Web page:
be made worse than the other class ? Are not the States the agents? Will they not be the members of it? Did they not appoint this Convention ? Are not they to ratify its proceedings ? Will not the new Constitution be their act? If the new Constitution, then, violates the faith pledged to any description of people, will not the makers of it, will not the States, be the violaters? To justify the doctrine, it must be said that the States can get rid of the obligation by revising the Constitution, though they could not do it by repealing the law under which foreigners held their privileges. He considered this a matter of real importance. It would expose us to the reproaches of all those who should be affected by it, reproaches which would soon be echoed from the other side of the Atlantic; and would unnecessarily enlist among the adversaries of the reform a very considerable body of citizens. We should moreover reduce every State to the dilemma of rejecting it, or of violating the faith pledged to a part of its citizens.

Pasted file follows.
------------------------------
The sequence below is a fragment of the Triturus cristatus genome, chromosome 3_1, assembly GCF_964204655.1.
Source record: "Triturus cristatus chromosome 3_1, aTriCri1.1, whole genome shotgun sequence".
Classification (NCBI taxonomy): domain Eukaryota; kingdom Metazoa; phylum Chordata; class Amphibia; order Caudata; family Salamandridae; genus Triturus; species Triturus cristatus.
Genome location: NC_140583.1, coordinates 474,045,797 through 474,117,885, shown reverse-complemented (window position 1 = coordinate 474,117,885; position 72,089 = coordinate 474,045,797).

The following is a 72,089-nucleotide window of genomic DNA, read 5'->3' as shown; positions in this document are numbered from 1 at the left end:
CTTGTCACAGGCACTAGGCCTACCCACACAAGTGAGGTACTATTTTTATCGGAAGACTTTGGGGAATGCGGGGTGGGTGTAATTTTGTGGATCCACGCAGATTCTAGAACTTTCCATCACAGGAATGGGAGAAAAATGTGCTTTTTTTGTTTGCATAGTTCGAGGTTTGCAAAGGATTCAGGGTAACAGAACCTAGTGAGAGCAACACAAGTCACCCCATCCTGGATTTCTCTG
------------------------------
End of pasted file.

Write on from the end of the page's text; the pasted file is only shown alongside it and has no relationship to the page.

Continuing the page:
Mr. GOUVERNEUR MORRIS considered the case of persons under twenty-five years of age as very different from that of foreigners. No faith could be pleaded by the former in bar of the regulation. No assurance had ever been given that persons under that age should be in all cases on a level with those above it. But with regard to foreigners among us, the faith had been pledged that they should enjoy the privileges of citizens. If the restriction as to age had been confined to natives, and had left foreigners under twenty-five years of age eligible in
this case, the discrimination would have been an equal injustice on the other side.
Mr. PINCKNEY remarked that the laws of the States had varied much the terms of naturalization in different parts of America; and contended that the United States could not be bound to respect them on such an occasion as the present. It was a sort of recurrence to first principles.